# Explaining Catastrophe Theory for an Infinite 2D Body

• boatzanshoe
In summary: No prob. Here's the plan. You can also "move" the vase along the edge of the table. As you do so, the plot goes from the top fold, down the front fold, up the back fold and down the bottom fold. Can you see the "history" of the vase below?But there's a "problem" with the bottom fold. It's the "catastrophe" fold. The two plots (top fold and bottom fold) meet at the edge of the cusp (the red curve on your plot) and then "go their separate ways" into infinite space. We have a "problem" with the top fold. Did you notice the "
boatzanshoe
Consider an infinite 2D body, bounded by a parabola. It is made of an non-uniform material, so it's center of mass is finite. Initlaly, the body lies on a horizontal line in a stable position, so that the line that connects the center of mass with the bottom point is normal to the boundary. The center of mass starts moving, and the body changes its position. Sometimes, when the center of mass crosses certain line C (shown in red at the picture), the body makes a sharp swing. Explain this phenomenon, and find the line C.

http://www.math.uiuc.edu/~roitman/m...catastrophe.gif

help me out guys, I am really really

...

Last edited by a moderator:
Please don't duplicate post!

More importantly, please explain your reasoning first, so we can pinpoint where you got stuck!

boatzanshoe said:
Consider an infinite 2D body, bounded by a parabola. It is made of an non-uniform material, so it's center of mass is finite. Initlaly, the body lies on a horizontal line in a stable position, so that the line that connects the center of mass with the bottom point is normal to the boundary. The center of mass starts moving, and the body changes its position. Sometimes, when the center of mass crosses certain line C (shown in red at the picture), the body makes a sharp swing. Explain this phenomenon, and find the line C.

http://www.math.uiuc.edu/~roitman/m...catastrophe.gif

help me out guys, I am really really

...

Your website is not connecting so I can't see the problem but what I've often found in Catastrophe Theory is the dynamics can be reduced to how the zeros of a polynomial abruptly change as the plot is "shifted" up or downward. I wouldn't be surprised, even without looking at the problem, if it can be reduced to this phenomenon.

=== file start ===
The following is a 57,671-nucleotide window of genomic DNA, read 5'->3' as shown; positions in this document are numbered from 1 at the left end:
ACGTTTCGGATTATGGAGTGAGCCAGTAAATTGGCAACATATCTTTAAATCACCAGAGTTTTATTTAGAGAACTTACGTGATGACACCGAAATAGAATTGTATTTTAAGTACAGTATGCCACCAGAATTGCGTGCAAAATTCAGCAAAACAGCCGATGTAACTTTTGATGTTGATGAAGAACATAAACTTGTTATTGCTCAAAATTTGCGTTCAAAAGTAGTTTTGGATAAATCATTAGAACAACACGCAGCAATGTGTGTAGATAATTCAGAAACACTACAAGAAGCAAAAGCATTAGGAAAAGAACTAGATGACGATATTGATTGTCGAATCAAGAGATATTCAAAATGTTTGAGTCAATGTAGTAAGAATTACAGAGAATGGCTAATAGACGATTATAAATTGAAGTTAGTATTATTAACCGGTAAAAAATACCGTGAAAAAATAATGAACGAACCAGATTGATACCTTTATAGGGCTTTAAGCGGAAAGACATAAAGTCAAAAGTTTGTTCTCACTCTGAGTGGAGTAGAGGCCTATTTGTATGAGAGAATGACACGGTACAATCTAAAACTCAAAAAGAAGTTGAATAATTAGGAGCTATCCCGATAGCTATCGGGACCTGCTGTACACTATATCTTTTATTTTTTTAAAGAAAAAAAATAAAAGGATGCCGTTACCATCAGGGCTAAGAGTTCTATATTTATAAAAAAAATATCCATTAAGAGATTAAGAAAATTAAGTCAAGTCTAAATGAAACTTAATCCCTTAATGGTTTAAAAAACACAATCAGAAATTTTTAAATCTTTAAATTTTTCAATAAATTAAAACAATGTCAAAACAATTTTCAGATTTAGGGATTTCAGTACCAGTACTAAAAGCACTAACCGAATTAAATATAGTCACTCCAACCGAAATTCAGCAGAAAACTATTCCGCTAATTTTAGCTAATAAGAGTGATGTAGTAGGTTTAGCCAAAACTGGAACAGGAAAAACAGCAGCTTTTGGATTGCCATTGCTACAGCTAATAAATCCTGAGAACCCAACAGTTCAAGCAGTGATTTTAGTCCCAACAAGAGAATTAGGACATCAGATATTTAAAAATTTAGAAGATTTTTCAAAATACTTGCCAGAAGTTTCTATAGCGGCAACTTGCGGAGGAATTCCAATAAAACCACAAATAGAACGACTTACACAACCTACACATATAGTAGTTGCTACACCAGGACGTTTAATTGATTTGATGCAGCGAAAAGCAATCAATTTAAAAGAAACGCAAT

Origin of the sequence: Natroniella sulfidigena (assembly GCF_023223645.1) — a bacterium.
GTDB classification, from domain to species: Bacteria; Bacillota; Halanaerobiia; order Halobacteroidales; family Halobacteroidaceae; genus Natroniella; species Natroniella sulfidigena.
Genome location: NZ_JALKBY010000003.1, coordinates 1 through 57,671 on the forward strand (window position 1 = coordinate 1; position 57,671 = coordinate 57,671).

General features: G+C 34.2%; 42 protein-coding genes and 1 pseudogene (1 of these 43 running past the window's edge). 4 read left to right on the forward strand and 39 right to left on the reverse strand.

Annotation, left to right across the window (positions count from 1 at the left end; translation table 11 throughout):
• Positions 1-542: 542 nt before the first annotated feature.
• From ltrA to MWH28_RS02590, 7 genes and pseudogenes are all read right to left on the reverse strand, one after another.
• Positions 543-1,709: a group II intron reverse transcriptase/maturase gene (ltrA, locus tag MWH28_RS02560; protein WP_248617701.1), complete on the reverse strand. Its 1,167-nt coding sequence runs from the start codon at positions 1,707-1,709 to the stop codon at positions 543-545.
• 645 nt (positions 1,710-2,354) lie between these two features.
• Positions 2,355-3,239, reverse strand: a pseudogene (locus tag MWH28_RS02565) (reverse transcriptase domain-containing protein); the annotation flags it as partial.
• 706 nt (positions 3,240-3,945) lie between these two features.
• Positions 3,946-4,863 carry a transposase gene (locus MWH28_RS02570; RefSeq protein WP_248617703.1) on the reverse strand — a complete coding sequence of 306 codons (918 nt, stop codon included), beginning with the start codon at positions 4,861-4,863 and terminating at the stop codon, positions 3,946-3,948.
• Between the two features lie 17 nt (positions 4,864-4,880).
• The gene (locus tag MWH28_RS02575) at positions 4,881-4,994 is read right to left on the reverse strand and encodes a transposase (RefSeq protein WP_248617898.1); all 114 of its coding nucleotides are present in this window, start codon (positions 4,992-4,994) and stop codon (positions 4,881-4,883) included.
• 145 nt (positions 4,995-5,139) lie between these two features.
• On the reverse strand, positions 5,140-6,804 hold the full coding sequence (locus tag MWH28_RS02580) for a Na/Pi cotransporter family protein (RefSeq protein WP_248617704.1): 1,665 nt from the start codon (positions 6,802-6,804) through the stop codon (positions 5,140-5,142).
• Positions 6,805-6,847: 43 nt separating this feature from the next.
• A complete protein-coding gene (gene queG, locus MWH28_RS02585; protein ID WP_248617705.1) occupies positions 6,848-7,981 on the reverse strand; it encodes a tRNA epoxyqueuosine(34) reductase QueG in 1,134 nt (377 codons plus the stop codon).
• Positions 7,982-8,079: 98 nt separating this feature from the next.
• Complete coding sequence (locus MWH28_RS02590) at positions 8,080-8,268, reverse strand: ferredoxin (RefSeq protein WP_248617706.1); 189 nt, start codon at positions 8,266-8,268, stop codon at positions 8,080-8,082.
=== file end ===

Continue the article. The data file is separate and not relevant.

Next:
Last edited by a moderator:
saltydog said:
Your website is not connecting so I can't see the problem but what I've often found in Catastrophe Theory is the dynamics can be reduced to how the zeros of a polynomial abruptly change as the plot is "shifted" up or downward. I wouldn't be surprised, even without looking at the problem, if it can be reduced to this phenomenon.

https://netfiles.uiuc.edu/phsu2/shared/catastrophe.gif?uniq=wdarem

im sorry about the double post.

to tell you the truth, i have no idea where to start. my teacher kind of just threw this project at me.

are there some websites that might help me understand the catastrophe theory better? I've look at a lot of them, but i can't seem to understand much of it.

thank you for your help!

Last edited by a moderator:
boatzanshoe said:
https://netfiles.uiuc.edu/phsu2/shared/catastrophe.gif?uniq=wdarem

im sorry about the double post.

to tell you the truth, i have no idea where to start. my teacher kind of just threw this project at me.

are there some websites that might help me understand the catastrophe theory better? I've look at a lot of them, but i can't seem to understand much of it.

thank you for your help!

That's got cusp catastrophe written all over it. The red plot (cusp) is the bifurcation set but that's not helpful is it? I tell you what, the best way to study the cusp catastrophe is to study the following cubic differential equation:

$$\frac{dy}{dx}=c+ky-y^3$$

In that case, we study the abrupt changes that the roots of a cubic polynomial undergo as the plot is shifted up or down, you know, from 1 to 1 double+another, to three and back again.